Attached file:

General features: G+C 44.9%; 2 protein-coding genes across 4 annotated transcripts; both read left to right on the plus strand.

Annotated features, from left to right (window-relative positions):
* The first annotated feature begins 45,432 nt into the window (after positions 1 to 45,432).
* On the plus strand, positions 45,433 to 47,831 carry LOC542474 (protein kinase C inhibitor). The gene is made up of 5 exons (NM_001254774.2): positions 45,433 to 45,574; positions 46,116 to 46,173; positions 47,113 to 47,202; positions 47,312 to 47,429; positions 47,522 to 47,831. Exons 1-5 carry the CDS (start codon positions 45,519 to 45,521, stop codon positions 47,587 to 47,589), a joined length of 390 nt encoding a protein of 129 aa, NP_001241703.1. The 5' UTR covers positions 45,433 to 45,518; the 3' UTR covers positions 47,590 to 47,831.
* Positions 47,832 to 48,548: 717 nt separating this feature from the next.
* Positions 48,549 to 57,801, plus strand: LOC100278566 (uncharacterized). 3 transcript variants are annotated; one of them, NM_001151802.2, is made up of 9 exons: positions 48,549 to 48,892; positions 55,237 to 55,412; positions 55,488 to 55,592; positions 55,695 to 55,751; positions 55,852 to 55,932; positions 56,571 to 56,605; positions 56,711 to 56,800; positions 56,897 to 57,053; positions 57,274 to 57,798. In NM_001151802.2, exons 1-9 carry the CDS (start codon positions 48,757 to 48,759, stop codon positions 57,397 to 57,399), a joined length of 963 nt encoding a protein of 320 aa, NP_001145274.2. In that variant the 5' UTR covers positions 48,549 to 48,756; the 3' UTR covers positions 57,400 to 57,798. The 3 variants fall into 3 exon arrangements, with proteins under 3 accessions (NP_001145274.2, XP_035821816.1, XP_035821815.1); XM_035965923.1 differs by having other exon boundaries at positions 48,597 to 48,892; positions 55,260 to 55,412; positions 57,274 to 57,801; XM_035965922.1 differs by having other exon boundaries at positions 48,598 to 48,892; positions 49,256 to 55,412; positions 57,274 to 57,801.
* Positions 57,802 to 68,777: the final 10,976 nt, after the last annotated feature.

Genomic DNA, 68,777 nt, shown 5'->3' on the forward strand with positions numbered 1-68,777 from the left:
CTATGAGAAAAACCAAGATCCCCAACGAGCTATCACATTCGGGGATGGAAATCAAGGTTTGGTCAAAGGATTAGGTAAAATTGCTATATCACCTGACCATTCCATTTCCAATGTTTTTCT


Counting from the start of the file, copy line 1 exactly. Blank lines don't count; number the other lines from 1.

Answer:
General features: G+C 44.9%; 2 protein-coding genes across 4 annotated transcripts; both read left to right on the plus strand.